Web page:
Even with the same parentage, no two batches of sourdough stay alike for very long. As starters move in space and time, they take in yeast from the air around them. They become individuals. Ethiopian injera, Russian rye and Scandinavian pumpernickel are all sourdough breads. Like the people it nourishes, each sourdough is defined by its past and its present; it can never escape where it’s been.

Seattle’s image of itself has is tied intrinsically to its cycles of booms and busts. It was nothing but a beautiful and lonely mountain town, until the steamer Portland chugged into Elliott Bay one July day in 1897, laden with 68 men and a ton of Alaskan gold. The resulting Klondike Gold Rush quite literally put Seattle on the map overnight. Savvy city planners marketed the city as the last refueling point before the great frontier—”The Gateway to the Gold Fields”—and tens of thousands of men came running: buying supplies, getting drunk in Pioneer Square saloons, staying aloft on dreams of fame and fortune. They’d come back through town in months or years, transformed into crusty prospectors who became known as Sourdoughs, after the substance that had sustained them in the wilderness.

They didn’t mind the nickname. To maintain a sourdough starter was to ensure they would come back—and sourdough has always been a staple of existence in the West. Settlers carried buckets of it on their wagon trains. Cowboys depended on it in their chuck wagons. Up in the unforgiving Yukon Territories, a Sourdough nurtured his starter like a beloved companion, taking it under the blankets at night and feeding it regularly (it was not unusual for prospectors to travel with eight sacks of flour in tow). When hooch formed, he would drink it. Come morning, his starter would nurture him in return—the smell of sourdough pancakes on a griddle, or a pan of biscuits, warm and tangy from a Dutch oven.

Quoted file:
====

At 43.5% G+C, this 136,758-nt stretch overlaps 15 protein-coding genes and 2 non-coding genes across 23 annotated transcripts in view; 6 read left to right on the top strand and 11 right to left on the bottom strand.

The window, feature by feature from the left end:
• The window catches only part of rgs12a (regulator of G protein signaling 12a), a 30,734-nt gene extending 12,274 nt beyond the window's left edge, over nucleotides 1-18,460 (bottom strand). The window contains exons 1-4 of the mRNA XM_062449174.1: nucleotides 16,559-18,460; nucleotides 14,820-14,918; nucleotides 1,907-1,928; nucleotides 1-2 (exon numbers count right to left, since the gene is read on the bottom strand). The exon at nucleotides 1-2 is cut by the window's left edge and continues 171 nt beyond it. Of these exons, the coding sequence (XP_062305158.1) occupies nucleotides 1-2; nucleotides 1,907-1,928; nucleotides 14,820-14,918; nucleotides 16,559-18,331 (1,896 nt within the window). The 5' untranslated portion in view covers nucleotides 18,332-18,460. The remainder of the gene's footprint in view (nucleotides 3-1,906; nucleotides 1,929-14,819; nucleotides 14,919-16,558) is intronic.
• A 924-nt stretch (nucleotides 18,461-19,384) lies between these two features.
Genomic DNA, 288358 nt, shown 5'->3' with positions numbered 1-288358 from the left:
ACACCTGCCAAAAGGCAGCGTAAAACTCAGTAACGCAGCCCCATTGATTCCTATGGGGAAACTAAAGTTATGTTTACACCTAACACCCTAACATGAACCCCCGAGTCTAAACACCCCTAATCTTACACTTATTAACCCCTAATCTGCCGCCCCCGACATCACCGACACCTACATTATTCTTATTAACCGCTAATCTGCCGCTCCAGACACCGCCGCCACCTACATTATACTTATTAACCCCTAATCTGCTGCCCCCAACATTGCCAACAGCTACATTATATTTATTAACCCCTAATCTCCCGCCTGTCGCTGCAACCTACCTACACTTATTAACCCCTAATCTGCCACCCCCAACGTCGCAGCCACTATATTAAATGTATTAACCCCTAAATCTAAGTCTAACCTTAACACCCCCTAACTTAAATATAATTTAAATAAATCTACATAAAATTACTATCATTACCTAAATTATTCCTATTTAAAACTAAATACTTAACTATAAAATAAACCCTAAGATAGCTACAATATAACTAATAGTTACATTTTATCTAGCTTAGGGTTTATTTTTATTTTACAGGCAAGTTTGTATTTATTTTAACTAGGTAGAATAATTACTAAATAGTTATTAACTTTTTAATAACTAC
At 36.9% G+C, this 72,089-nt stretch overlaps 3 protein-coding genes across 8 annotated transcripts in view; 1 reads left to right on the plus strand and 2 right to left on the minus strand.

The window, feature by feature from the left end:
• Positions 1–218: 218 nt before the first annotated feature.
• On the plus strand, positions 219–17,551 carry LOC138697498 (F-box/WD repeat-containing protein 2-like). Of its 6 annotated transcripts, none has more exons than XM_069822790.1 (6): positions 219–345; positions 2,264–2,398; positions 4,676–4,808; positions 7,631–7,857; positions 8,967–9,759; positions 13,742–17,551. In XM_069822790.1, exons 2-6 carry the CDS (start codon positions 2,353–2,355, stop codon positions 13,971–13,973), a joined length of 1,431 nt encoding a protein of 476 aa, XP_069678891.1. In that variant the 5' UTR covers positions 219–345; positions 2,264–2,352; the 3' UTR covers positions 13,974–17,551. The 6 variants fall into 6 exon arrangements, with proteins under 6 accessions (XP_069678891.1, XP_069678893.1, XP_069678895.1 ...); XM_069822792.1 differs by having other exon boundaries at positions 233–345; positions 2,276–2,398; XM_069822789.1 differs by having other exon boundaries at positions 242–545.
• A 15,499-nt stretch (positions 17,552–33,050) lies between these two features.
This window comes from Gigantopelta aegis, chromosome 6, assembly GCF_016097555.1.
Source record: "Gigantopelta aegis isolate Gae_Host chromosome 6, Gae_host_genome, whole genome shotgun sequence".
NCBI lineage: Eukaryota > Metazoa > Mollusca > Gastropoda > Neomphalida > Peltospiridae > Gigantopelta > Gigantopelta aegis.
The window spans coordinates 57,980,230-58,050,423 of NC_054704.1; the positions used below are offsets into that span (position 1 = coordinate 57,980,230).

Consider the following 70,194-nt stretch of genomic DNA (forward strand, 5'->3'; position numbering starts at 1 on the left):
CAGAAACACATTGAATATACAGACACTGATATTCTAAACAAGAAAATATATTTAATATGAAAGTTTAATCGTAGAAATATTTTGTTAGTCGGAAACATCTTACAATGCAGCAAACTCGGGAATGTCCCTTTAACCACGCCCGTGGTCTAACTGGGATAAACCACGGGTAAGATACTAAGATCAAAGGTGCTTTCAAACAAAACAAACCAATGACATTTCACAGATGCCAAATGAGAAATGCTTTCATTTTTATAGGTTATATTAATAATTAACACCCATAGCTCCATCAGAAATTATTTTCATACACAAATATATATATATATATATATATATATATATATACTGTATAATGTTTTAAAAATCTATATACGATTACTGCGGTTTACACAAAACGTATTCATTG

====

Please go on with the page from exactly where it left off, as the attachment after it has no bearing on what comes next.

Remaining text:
And in pancakes lies the key: The starter is only the raw material, the magician’s hat, the staging ground. A sourdough starter is a tangible reminder of the future’s inevitability, but also of its promise. The starters sold to potential millionaires in 1890s Seattle were the same starters that had witnessed the city burn to the ground in 1889. Yeast in the air today has seen us through the Boeing recession of the 1970s and the roller-coaster ride of the dot-com era. Sourdough contains the wisdom of the ages: Trends will come and go, gastropubs will open and close, cities will prosper and decline, but bread will also rise tomorrow.

Last fall, I moved back to Los Angeles after an impetuous young marriage careened off its tracks. While cleaning out my former apartment, I came across my sourdough starter at the back of the fridge. It had been neglected for months, and a thick, dark layer of hooch rested accusingly on its surface. I lingered for a second, remembering its limitless potential, and mine, on our exuberant drive from California three years before. But then I threw it away. It was beyond resuscitation, and time to move on.

Heritage Starters

If you crave the flavor of a specific regional bread, playing around with heritage starters can get you closer to the original. Most of the websites listed provide specific flavor profiles and precise origin of their individual starters. New England: www.kingarthurflour.com
Oregon Trail: www.carlsfriends.org
Northwest, Europe and Australia: www.northwestsourdough.com
San Francisco, Africa, Eastern Europe and Saudi Arabia: www.sourdo.com
Europe, Australia, Canada, Ozarks, New England: www.culturesforhealth.com Try our recipe to make your own homemade, wild yeast sourdough starter.
Once you’ve got some sourdough starter, fix up some old-school sourdough pancakes.

Anna Roth is a freelance writer and editor. To learn more about her, please visit her website: www.anna-roth.com.